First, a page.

Objective: To generate evidence of the effectiveness of hip protectors to minimize risk of hip fracture at the time of falling among residents of long-term care (LTC) by contrasting rates of hip fractures between falls with and without hip protectors.
Design: A 12-month, retrospective cohort study. We retrospectively reviewed fall incident reports recorded during the 12 months prior to baseline in participating homes.
Setting and participants: A population-based sample comprising all residents from 14 LTC homes owned and operated by a single regional health authority, who experienced at least 1 recorded fall during the 12-month study.
Results: At baseline, the pooled mean (standard deviation) age of residents in participating homes was 82.7 (11.3) years and 68% were female. Hip protectors were worn in 2108 of 3520 (60%) recorded falls. Propensity to wear hip protectors was associated with male sex, cognitive impairment, wandering behavior, cardiac dysrhythmia, use of a cane or walker, use of anti-anxiety medication, and presence of urinary and bowel incontinence. The incidence of hip fracture was 0.33 per 100 falls in falls with hip protectors compared with 0.92 per 100 falls in falls without hip protectors, representing an unadjusted relative risk (RR) of hip fracture of 0.36 (95% confidence interval 0.14-0.90, P = .029) between protected and unprotected falls. After adjusting for propensity to wear hip protectors, the RR of hip fracture was 0.38 (95% confidence interval 0.14-0.99, P = .048) during protected vs unprotected falls.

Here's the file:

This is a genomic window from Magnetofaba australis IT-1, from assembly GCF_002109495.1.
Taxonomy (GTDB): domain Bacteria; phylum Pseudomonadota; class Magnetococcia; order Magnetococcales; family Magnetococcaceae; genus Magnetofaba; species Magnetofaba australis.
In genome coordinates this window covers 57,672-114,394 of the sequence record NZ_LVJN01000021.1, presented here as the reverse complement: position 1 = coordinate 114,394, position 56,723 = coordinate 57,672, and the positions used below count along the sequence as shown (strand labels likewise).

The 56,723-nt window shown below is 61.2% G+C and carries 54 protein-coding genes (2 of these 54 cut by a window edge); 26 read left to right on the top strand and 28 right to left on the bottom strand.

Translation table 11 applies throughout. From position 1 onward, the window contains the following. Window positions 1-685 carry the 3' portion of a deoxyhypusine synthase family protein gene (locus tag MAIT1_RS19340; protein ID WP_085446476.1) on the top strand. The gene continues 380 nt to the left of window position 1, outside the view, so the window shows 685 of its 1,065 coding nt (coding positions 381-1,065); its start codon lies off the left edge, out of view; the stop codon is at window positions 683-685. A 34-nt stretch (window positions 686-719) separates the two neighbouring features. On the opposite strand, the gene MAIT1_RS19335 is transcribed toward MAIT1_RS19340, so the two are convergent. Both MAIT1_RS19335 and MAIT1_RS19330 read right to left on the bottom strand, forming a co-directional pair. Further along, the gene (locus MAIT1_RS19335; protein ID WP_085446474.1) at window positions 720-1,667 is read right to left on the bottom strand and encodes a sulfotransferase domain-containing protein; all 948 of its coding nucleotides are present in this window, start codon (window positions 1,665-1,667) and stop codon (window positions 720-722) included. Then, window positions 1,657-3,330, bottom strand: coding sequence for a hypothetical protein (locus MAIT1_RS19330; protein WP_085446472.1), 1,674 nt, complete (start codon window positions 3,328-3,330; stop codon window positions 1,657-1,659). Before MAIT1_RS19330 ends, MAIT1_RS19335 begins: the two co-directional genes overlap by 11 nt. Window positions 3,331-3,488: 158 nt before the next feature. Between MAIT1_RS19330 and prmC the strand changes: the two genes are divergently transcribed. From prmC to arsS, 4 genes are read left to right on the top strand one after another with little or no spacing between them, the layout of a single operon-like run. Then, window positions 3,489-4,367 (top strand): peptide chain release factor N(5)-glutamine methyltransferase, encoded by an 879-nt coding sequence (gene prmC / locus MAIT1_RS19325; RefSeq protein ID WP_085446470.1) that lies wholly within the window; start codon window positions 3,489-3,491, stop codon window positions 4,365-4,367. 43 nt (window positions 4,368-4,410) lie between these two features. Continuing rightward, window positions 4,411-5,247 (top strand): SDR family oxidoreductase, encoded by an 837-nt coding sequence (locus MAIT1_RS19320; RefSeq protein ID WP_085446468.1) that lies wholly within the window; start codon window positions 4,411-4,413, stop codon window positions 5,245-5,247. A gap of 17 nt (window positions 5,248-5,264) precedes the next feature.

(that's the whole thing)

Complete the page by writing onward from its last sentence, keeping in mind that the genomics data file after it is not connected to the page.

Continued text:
Conclusions and implications: Hip protectors were worn in 60% of falls, and the risk of hip fracture was reduced by nearly 3-fold by wearing a hip protector at the time of falling. Given that most clinical trials have failed to attain a similar level of adherence, our findings support the need for future research on the benefits of dissemination and implementation strategies to maximize adherence with hip protectors in LTC.
Keywords: Accidental falls; hip fractures; hip protectors; long-term care; nursing homes.
Copyright © 2019 AMDA – The Society for Post-Acute and Long-Term Care Medicine. Published by Elsevier Inc. All rights reserved.